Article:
- have specimen cups that hang vertically when the centrifuge is a rest but during centrifugation, the cups swing out to a horizontal position.

51

What type of centrifuge holds capillary tubes?

a microhematocrit centrifuge

52

What advantages does the angle centrifuge head have over the horizontal head centrifuge?

the angle centrifuge can rotate at higher speeds without excessive heat buildup

53

Define refractometer?

AKA - total solids meter - used to measure the refractive index of a solution

54

Define refraction?

the bending of light rays as they pass from on medium (ie air) into another medium (ie. urine) with a different optical density

55

Define degree of refraction?

a function of the concentration of solid material in the nedium

56

What is the most common use of a refractometer?

for determination of the specific gravity of urine or other fluids

57

What type of microscope is needed in a vet. practice?

binocular compound light microscope

58

The compound microscope consists of what two types of lenses?

ocular and objective lenses

59

What objective lens is considered low dry?

10x

60

What objective lens is considered high dry?

40x

61

How do you determine the total magnification of the object you are viewing on a microscope?

multiply the magnification of the ocular lens and objective lens

62

What is the most important components of the microscope?

the objective lenses

63

Objective lenses are characterized as one of three types, what are they?

achromatic, semi-apochromatic, and apochromatic (the latter two are primarily used in research settings)

64

What is a type of achromatic objective lense?

planachromatic lens - aka - flat field lens - provides a more uniform field of focus from the center to the periphery of the microscopic image

65

Define fluorescent microscope?

a type of microscope that is capable of viewing fluorescent particles, such as an antibody labeled with specific fluorescent dye

66

Define compound microscope?

a microscope that generates an image by using a combination of lenses

67

Define Dark field microscope?

a type of microscope that is used primarily in reference laboratories, especially for the viewing of unstained specimens

68

Define phase-contrast microscope?

a type of light microscope that involves a special condenser and objective lens with a phase-shifting ring; it is used to visualize small differences in refractive index as differences in intensity or contrast.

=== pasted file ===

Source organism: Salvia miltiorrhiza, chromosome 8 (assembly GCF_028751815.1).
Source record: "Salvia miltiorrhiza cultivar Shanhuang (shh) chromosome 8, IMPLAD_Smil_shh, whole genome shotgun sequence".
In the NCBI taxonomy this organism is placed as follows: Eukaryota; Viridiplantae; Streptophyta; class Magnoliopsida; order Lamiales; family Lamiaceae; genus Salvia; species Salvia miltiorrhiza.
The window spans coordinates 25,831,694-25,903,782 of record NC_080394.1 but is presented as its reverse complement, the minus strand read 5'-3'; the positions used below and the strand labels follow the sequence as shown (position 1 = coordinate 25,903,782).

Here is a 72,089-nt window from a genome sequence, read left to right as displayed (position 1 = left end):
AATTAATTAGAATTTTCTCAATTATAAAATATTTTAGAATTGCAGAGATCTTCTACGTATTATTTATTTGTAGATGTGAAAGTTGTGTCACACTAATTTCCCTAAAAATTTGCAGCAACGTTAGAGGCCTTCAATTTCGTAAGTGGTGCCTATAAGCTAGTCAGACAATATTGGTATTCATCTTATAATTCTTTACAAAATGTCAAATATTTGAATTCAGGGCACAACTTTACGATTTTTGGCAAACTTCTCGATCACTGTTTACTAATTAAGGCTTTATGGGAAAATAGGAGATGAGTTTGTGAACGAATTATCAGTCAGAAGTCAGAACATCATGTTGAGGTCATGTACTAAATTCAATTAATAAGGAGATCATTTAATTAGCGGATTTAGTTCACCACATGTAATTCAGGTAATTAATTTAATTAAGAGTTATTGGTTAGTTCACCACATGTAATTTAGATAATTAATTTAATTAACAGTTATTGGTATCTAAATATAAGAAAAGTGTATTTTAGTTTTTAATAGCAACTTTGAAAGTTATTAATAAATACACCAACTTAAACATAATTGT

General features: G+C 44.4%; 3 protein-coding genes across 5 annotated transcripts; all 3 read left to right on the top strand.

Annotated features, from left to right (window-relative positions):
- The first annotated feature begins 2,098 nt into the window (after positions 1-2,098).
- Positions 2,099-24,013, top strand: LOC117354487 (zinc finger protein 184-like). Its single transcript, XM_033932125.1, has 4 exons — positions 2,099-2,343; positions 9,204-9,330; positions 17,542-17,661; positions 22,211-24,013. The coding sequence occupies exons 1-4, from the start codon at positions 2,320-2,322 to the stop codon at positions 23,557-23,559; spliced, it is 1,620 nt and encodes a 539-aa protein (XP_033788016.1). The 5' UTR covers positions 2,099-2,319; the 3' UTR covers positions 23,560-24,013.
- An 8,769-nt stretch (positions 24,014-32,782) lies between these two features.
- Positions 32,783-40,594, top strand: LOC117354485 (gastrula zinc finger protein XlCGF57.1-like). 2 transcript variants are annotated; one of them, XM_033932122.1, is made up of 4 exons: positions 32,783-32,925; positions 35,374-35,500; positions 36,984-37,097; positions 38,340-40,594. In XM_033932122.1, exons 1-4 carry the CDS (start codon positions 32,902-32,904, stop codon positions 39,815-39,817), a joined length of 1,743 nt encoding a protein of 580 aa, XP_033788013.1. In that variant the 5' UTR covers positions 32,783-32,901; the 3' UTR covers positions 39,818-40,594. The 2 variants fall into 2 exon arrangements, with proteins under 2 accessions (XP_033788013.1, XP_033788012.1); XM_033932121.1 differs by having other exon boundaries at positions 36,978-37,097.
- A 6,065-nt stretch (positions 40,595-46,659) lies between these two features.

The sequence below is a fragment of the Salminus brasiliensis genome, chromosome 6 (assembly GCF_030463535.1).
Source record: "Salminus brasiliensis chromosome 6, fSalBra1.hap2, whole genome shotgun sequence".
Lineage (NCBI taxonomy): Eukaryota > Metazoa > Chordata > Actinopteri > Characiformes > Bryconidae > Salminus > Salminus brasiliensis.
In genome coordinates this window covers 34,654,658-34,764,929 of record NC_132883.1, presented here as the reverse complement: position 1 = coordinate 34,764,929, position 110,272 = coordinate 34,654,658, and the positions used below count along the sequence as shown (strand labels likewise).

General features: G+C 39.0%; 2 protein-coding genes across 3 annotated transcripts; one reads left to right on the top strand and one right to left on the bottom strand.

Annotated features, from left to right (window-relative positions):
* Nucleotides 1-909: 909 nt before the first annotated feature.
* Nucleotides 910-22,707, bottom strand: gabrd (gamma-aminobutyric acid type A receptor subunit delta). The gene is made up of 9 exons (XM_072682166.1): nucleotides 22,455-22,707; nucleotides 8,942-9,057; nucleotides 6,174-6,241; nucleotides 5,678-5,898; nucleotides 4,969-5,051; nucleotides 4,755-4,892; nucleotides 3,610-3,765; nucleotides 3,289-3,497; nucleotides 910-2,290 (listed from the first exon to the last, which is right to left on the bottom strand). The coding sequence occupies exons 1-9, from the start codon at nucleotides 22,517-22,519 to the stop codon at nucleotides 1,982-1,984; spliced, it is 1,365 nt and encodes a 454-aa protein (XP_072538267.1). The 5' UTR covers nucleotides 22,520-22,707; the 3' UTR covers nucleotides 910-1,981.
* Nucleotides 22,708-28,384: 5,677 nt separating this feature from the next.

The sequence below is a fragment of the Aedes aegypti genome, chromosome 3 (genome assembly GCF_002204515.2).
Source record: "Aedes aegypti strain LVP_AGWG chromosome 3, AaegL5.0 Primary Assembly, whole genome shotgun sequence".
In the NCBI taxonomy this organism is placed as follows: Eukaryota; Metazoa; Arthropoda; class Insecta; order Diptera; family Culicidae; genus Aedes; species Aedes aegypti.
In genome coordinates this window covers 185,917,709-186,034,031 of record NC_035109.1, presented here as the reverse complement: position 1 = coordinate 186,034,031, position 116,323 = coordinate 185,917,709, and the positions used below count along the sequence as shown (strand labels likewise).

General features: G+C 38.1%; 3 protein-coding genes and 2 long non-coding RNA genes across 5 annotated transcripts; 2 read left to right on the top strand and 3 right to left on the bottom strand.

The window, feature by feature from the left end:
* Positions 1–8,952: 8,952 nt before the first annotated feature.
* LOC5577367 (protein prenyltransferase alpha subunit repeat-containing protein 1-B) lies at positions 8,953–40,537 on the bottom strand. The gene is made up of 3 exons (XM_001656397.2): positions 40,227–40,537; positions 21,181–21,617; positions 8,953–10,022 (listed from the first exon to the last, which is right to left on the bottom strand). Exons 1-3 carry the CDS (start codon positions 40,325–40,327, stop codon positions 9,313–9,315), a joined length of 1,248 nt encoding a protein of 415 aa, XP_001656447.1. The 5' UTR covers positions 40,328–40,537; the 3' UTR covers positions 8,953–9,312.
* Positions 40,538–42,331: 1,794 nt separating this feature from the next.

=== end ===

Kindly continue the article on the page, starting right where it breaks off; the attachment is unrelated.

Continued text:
69

Define numerical aperature.

the measure of the efficiency of a microscope objective lenses; it is proportional to the square root of the amount of light that enters the instrument

70

When viewing through a compound light microscope, an object appears?

upside down and reversed (the actual right side of an image is seen as its left side. movement of the slide by the mechanical stage is also reversed - when the stage is moved to the left, the object appears to move to the right)

71

Define resolution (in regards to a microscope).

the degree of detail visible in the images and the clarity of the image
- measured in pixels, the greater the degree of detail and clarity and the more the image can be enlarged without loss of clarity

72

What are the 3 basic units for weight in the metric system?

volume, weight (mass), and length

73

What are the units assigned to the basic measurements of length weight (mass), and volume?

length - meter
weight (mass) - gram
volume - liter

74

Define ratio.

the amount of one thing relative to another or the number of parts relative to a whole.

75

Concentrations of dilutions are usually expressed as ____ of the original volume to the new volume.

ratios

76

What is the only ratio that is usually expressed as a decimal in vet. technology?

specific gravity

77

Define specific gravity.

a ratio expressed in decimal form that represents the weight of a substance relative to the weight of the same volume of water

78

Results from any tests involving this 1:10 dilution must then be multiplied by __ to yield the correct result for the undiluted sample.

10

79

Define dilution

the process of making a solution weaker or less concentrated

80

SI units (internationsal system of units) are designated for what 7 different types of measurements?